ORLANDO, Fla. - Valencia Community College is bringing everyone together by connecting students from different cultures. The East Campus hosted the annual Chinese Festival on March 3, this year of the Tiger, for hours of enlightening activities and performances.
The members of the International Club were there to help set up the decorations, hand out fried dumplings, and translate the names of students into modern Chinese symbols.
Jorge Reyes, a student volunteer, received both his first name and last name in full Chinese characters, as translated by Edsion Dai, a member of the club. The words are written according to their pronunciation, said Dai, in segments proportional to the number of syllables in the name.
Lion dancing took place, which usually entails two people per lion, one the head, the other the tail end, who wear a traditional animal costume and move to the rhythm of a beating drum. Each motion and flick of the lions' "body parts" symbolizes different behaviors and overall emotions that the lion may be having. For example, during the beginning of the dance, the two lions greet each other by seeming to sniff one another's behind. Then each dances, kicks, and jumps around to depict the different events of one larger story.
The theatrics were provided by the Traditional Martial Arts Center. The performers were Fallon Mosley, as the head of the gold lion, with Sifu Charles Rivera, as the tail. Bryan Schmidt and Donald Shaw made up the silver and purple lion.
Students not standing around to watch the show were lining up to participate in the activities under cover of the campus' library entrance. Volunteers and International Club members taught students the art of Origami, Chinese paper cutting, the meaning of their Chinese Zodiac signs, and how to properly use chopsticks. If a student visited a least 2 of these events, they would earn a free dumpling as a warm treat in the face of the harsh wind tearing around the stands that day.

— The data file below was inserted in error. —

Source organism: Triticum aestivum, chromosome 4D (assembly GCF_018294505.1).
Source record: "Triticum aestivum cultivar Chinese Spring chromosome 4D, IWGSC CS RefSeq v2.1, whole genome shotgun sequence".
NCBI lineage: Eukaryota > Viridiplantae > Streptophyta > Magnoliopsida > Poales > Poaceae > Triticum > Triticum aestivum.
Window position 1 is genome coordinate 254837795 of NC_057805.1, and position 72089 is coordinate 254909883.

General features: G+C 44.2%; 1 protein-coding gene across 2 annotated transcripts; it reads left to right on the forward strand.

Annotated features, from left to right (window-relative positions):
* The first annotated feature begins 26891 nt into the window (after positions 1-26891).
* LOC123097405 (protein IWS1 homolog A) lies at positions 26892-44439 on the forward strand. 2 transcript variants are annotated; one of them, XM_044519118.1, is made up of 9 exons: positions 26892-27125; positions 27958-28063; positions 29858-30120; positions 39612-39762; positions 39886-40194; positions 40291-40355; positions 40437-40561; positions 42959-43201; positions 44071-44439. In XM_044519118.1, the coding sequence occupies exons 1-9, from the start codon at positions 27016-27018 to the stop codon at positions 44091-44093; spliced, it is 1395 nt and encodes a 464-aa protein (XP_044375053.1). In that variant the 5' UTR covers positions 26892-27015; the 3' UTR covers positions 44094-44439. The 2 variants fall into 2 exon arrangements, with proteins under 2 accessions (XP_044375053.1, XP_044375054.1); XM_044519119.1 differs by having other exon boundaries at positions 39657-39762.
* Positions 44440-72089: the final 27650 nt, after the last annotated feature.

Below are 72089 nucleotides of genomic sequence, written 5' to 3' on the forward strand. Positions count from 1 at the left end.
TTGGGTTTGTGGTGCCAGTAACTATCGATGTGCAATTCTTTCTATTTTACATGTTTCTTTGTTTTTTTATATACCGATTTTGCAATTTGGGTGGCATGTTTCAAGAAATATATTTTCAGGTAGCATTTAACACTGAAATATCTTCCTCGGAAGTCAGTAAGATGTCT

In the middle of the cultural fray, the club president, Meghan LeFranc, was called on stage to accept her Student of the Year Award by adviser Lori Sunday. LeFranc welcomed and thanked everyone for coming to the event and spoke briefly about how enthusiastic she is about being a member of such a vital group on campus.
Originally from France, she said, "Yes, I'm from France, but the Eiffel Tower is not France to me." She said the objective of the club is to bring different students together to give them an insight as to the culture behind the icons that seem to represent each country.
"We try to be a democracy," she said. As the president of the International Club, she wants to hear the views and opinions of the members to try to meet their needs and give each one an opportunity to show the school what their heritage means to them.
Continuing the action, Rivera and Sifu Sam Winters demonstrated the moves involved in proper Tai Chi technique. Regarding this type of meditation, Winters said that it is almost like "moving yoga."
"It increases your balance, stamina and your coordination. Thousands of people in China do it every day. Everyday, like boom! They're in the park, doing Tai Chi.
"It's so good for your health," Winters said.
Each "sifu" brought out his own sword, by the end of the event, to show their skills in Tang Soo Do to the growing crowd.
Rivera has been practicing various Martial Arts for more than 30 years, where students Schmidt and Shaw have been practicing for as much as 14 years, between the both of them.
The International Club has been up and running for more than 20 years now, and still comes together on a weekly basis to bring information to anyone who is curious enough to attend the meetings.
The club is especially for those who wish to travel and learn about life in different countries. Member Marie Andresol said that being involved with the club can help students understand what it would be like to immerse themselves in another culture. The information provided every Tuesday, when the club meets, can give them knowledge on where to go and how to behave in different cultural settings.
Previously published in the Valencia Voice